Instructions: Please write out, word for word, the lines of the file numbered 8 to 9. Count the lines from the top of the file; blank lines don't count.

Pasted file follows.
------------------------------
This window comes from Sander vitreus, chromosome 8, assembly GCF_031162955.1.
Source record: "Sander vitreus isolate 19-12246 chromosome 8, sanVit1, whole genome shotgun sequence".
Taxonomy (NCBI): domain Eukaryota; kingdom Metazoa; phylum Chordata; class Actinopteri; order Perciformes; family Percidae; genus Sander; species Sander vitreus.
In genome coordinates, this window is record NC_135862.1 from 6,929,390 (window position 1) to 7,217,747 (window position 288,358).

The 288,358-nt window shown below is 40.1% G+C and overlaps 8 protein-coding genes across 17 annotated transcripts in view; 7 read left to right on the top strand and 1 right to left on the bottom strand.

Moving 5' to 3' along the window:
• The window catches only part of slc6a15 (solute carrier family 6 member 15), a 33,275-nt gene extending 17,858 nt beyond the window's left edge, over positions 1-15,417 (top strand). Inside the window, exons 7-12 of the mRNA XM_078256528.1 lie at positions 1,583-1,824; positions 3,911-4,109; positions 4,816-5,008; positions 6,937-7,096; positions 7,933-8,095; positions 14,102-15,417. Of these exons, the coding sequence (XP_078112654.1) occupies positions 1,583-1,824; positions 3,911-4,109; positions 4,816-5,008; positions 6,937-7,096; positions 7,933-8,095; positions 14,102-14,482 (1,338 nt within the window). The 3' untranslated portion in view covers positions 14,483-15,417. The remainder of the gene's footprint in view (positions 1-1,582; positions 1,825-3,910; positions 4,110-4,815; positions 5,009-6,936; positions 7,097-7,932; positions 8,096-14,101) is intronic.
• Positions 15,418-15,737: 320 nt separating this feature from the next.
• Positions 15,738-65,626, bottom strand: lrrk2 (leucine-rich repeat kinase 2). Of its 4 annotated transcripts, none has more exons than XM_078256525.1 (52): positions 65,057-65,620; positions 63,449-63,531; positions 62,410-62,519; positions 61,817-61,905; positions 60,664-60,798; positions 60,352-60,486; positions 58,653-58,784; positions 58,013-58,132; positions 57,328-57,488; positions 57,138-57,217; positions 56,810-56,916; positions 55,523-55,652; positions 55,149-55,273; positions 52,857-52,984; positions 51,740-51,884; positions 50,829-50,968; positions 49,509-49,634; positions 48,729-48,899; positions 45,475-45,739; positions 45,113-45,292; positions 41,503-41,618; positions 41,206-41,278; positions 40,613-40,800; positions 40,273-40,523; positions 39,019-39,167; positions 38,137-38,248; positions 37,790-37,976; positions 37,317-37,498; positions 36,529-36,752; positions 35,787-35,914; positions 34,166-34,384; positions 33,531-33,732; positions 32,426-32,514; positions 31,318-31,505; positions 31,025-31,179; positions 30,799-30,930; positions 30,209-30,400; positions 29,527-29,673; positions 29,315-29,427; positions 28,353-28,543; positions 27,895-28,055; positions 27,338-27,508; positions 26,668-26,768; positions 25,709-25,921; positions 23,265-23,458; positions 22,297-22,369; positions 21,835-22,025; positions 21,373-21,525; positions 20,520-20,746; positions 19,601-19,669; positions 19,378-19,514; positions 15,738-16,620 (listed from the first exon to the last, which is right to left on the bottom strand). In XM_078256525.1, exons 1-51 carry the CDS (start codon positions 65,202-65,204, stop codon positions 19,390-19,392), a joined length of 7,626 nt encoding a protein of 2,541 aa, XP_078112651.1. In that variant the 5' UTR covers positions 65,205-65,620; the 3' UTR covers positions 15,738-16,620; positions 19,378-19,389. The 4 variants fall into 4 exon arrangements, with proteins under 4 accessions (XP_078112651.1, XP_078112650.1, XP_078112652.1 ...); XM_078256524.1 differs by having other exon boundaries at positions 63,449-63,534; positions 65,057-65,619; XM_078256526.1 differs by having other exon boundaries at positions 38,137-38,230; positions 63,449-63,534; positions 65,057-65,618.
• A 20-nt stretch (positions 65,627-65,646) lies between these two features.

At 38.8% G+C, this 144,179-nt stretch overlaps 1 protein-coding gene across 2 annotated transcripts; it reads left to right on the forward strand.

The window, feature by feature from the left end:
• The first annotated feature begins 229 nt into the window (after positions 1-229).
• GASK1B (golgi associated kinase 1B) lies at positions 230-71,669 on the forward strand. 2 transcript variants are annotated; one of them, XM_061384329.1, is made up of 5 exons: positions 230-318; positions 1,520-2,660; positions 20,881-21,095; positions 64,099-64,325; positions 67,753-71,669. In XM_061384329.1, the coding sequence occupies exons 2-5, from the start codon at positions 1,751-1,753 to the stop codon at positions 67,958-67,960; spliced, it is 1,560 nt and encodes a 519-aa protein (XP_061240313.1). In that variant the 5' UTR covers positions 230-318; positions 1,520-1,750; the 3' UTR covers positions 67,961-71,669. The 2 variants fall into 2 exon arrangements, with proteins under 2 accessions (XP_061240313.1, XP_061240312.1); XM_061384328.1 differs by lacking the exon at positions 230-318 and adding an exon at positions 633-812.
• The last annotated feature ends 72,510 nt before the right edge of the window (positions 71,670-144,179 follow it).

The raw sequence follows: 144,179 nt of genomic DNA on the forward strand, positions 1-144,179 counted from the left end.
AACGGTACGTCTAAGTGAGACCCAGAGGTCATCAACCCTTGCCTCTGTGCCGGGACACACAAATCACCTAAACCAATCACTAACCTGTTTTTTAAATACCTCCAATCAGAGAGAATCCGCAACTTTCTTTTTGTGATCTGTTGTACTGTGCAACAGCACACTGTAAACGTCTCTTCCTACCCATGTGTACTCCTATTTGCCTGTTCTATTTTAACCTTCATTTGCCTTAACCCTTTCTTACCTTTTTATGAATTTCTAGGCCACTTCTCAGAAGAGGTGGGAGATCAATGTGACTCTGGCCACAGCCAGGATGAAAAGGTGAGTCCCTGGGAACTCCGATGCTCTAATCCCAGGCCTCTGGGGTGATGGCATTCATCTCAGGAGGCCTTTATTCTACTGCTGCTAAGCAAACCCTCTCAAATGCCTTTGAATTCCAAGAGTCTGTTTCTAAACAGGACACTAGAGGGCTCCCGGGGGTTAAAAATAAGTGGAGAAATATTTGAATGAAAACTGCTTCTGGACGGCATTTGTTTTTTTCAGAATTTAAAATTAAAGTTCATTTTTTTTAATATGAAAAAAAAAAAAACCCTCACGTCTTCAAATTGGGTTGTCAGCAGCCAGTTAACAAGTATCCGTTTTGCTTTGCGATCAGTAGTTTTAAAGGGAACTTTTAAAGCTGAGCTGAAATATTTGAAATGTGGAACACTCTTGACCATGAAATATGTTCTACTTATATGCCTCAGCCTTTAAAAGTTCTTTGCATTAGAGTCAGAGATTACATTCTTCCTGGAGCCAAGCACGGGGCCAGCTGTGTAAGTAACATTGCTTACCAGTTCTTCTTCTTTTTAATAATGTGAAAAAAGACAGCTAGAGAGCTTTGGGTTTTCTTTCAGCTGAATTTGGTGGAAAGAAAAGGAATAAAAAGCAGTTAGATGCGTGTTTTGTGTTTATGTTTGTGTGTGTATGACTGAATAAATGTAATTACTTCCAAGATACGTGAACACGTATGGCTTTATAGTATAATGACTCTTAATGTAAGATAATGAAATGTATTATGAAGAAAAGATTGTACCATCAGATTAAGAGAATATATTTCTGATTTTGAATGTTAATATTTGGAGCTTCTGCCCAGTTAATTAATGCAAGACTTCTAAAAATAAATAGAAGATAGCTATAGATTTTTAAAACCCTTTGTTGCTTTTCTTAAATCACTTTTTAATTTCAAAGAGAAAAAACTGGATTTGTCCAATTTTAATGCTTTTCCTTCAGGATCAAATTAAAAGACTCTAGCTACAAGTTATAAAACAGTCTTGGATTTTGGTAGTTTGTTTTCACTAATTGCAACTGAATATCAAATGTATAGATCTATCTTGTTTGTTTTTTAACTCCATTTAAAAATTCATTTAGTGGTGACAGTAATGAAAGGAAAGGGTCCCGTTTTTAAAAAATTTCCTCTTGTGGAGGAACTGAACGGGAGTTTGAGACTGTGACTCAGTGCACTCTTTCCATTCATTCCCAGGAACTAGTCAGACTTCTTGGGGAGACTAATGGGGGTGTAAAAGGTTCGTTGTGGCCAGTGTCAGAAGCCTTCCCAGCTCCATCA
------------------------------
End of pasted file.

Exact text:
• Positions 15,418-15,737: 320 nt separating this feature from the next.
• Positions 15,738-65,626, bottom strand: lrrk2 (leucine-rich repeat kinase 2). Of its 4 annotated transcripts, none has more exons than XM_078256525.1 (52): positions 65,057-65,620; positions 63,449-63,531; positions 62,410-62,519; positions 61,817-61,905; positions 60,664-60,798; positions 60,352-60,486; positions 58,653-58,784; positions 58,013-58,132; positions 57,328-57,488; positions 57,138-57,217; positions 56,810-56,916; positions 55,523-55,652; positions 55,149-55,273; positions 52,857-52,984; positions 51,740-51,884; positions 50,829-50,968; positions 49,509-49,634; positions 48,729-48,899; positions 45,475-45,739; positions 45,113-45,292; positions 41,503-41,618; positions 41,206-41,278; positions 40,613-40,800; positions 40,273-40,523; positions 39,019-39,167; positions 38,137-38,248; positions 37,790-37,976; positions 37,317-37,498; positions 36,529-36,752; positions 35,787-35,914; positions 34,166-34,384; positions 33,531-33,732; positions 32,426-32,514; positions 31,318-31,505; positions 31,025-31,179; positions 30,799-30,930; positions 30,209-30,400; positions 29,527-29,673; positions 29,315-29,427; positions 28,353-28,543; positions 27,895-28,055; positions 27,338-27,508; positions 26,668-26,768; positions 25,709-25,921; positions 23,265-23,458; positions 22,297-22,369; positions 21,835-22,025; positions 21,373-21,525; positions 20,520-20,746; positions 19,601-19,669; positions 19,378-19,514; positions 15,738-16,620 (listed from the first exon to the last, which is right to left on the bottom strand). In XM_078256525.1, exons 1-51 carry the CDS (start codon positions 65,202-65,204, stop codon positions 19,390-19,392), a joined length of 7,626 nt encoding a protein of 2,541 aa, XP_078112651.1. In that variant the 5' UTR covers positions 65,205-65,620; the 3' UTR covers positions 15,738-16,620; positions 19,378-19,389. The 4 variants fall into 4 exon arrangements, with proteins under 4 accessions (XP_078112651.1, XP_078112650.1, XP_078112652.1 ...); XM_078256524.1 differs by having other exon boundaries at positions 63,449-63,534; positions 65,057-65,619; XM_078256526.1 differs by having other exon boundaries at positions 38,137-38,230; positions 63,449-63,534; positions 65,057-65,618.